“He’s pulling now, or it’s another one.”
“Let him pull. Lift him easy. Long as he thinks he’s stealing something, he’ll hold on. There he comes,—see him?”
Ford saw the white flesh of the clam coming slowly up through the water, and he held his breath; for just behind and below it was a sprawling shadowy something that was tugging with all its might at that tough shell-fish.
“It’s an awful big one!”
“Shall I scoop him?”
“No, indeed: I want to scoop him myself. I saw how you did it.”
Splash went the net, as the prize came nearer the surface; and Ford began, somewhat excitedly, to shake it all over the bottom of the boat.
“Why, where’s that crab? You don’t mean to say he was quick enough to dodge away?”
“Quick? well, no, that isn’t just the trouble. I forgot to tell you to scoop way under him. You hit him, square, and knocked him ever so far. The water deceives your eyes. Drive the net under him quick, and then lift. I’ve got one—now just you see how I scoop.”
Ford felt dreadfully disappointed over the loss of his first crab, but the rapidity with which he caught the “knack of it” after that was a great credit to him. He did not miss the next one he pulled up.
It was great fun; but it had its slack moments, and in one of these Dab suddenly exclaimed,—
“The young black rascal! If he hasn’t gone and got a sheep’s-head!”
They were both staring at the old punt, where Dick Lee was apparently enjoying the most extraordinary good fortune.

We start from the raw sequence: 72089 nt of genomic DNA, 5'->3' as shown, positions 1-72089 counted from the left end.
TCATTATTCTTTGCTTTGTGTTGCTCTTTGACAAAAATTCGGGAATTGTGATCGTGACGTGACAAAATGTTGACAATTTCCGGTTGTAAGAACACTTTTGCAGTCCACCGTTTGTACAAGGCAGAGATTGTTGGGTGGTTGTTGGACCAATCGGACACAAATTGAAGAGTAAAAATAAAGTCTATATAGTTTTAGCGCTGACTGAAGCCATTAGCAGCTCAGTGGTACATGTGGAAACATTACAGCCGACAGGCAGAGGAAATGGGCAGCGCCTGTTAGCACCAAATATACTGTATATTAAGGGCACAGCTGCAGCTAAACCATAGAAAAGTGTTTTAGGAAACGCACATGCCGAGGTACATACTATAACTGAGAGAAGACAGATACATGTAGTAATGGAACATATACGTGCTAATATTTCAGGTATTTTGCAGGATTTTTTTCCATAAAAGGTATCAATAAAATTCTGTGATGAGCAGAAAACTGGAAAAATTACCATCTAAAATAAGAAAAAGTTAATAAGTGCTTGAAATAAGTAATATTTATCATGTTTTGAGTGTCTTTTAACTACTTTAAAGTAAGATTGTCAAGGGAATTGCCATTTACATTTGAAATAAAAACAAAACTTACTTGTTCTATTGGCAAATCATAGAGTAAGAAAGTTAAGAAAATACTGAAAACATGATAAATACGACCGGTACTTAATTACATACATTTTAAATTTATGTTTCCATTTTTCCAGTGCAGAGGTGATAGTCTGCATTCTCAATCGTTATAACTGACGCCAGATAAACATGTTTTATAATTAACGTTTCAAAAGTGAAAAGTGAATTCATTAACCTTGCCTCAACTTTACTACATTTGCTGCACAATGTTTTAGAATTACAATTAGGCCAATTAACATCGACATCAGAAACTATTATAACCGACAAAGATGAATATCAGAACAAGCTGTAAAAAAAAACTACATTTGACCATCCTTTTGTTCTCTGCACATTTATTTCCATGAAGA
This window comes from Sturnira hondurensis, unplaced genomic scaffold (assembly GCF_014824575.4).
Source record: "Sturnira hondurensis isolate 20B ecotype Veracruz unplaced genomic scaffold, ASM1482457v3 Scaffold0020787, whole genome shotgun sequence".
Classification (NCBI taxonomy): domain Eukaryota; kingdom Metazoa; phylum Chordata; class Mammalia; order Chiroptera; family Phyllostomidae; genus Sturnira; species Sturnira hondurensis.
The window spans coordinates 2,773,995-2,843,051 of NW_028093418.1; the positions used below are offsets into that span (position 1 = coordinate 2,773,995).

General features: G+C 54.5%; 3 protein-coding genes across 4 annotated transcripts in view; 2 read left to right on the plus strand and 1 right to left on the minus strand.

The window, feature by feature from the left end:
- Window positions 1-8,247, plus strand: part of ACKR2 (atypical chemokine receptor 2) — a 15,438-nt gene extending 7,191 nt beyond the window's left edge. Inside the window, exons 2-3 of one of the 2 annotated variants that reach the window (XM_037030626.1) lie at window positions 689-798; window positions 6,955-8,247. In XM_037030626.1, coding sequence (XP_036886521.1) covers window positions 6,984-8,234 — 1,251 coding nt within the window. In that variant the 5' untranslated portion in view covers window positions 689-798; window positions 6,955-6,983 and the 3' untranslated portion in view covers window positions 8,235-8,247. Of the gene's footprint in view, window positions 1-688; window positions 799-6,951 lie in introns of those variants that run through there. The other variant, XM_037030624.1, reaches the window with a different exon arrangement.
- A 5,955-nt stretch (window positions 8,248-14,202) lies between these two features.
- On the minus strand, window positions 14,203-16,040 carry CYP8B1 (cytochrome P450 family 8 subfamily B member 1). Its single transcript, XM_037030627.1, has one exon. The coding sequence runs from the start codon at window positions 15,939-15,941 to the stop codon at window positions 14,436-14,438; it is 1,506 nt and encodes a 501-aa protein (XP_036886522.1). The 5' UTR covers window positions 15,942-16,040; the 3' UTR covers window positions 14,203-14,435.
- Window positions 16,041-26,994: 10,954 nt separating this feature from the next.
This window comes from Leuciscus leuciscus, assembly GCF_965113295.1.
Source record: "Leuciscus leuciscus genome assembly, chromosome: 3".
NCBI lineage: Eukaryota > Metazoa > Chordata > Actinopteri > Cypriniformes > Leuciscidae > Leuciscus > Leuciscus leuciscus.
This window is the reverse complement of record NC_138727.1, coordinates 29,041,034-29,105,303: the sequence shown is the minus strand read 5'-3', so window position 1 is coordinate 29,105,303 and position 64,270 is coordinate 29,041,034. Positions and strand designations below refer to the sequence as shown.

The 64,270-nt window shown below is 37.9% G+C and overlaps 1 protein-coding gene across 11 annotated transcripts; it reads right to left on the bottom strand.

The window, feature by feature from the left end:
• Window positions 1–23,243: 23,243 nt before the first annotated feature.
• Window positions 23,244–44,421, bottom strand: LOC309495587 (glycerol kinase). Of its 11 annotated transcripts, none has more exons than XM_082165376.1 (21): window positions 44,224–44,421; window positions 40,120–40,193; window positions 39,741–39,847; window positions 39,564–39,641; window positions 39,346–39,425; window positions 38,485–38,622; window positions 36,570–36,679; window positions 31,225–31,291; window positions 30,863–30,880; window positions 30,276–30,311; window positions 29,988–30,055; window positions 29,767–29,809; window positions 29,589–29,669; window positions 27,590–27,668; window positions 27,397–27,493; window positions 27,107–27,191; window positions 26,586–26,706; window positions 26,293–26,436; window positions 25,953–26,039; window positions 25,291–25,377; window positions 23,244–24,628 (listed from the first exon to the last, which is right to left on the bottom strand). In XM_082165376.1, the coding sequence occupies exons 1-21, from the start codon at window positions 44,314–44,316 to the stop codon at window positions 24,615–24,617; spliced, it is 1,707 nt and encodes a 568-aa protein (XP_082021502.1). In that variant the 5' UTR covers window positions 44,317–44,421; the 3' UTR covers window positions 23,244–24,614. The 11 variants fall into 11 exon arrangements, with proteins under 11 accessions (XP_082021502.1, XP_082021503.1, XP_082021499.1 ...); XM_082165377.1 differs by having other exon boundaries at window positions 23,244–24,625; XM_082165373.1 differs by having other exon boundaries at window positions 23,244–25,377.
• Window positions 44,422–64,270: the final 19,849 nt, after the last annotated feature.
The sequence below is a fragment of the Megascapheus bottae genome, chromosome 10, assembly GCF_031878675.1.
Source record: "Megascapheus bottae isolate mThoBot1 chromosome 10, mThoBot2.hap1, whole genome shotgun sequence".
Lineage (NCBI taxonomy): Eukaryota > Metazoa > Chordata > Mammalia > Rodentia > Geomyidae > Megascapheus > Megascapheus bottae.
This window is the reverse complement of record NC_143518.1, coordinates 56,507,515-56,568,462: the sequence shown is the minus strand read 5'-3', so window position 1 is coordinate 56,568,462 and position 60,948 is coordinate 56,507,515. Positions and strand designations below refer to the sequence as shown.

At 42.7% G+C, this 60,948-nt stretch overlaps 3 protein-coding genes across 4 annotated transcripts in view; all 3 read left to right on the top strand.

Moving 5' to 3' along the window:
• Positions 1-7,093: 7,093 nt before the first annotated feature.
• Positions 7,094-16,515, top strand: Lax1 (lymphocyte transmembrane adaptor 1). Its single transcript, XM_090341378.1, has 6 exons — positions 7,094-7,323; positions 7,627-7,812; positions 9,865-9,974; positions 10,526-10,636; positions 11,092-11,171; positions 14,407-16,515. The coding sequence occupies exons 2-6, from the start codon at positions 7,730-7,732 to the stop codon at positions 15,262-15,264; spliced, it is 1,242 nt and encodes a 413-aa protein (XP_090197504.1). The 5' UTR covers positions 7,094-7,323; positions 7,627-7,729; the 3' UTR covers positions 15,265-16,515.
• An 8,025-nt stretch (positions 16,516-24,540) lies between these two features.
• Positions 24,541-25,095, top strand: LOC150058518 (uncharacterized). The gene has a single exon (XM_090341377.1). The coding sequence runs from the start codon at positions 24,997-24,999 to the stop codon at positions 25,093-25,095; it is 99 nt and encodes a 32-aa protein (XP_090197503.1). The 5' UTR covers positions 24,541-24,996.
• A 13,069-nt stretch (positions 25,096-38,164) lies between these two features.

“Yes, that’s it. That’s why he beats us so badly. They’re a sight better’n clams, only you can’t always get one. I wonder where he picked up that one.”
“But how he does pull ’em in!”
“We’re doing well enough,” began Dabney, when suddenly there came a shrill cry of pain from the black boy’s punt.
“He’s barefooted,” shouted Dab, with, it must be confessed, something like a grin; “and one of the little pirates has pinned him with his nippers.”
That was the difficulty exactly, and there need not have been any very serious result of such an expression of a crab’s bad temper. But Dick Lee was more than ordinarily averse to any thing like physical pain, and the crab which now had him by the toe was a very muscular and vicious specimen of his quarrelsome race.
The first consequence of that vigorous nip was a momentary dance up and down in the punt, accompanied by exclamatory howls from Dick, but not by a word of any sort from the crab.
The next consequence was, that the crab let go; but so at the same instant, did the rotten board in the boat-bottom, upon which Dick Lee had so rashly danced.
It let go of the rest of the boat so suddenly that poor Dick had only time for one tremendous yell, as it let him right down through to his armpits.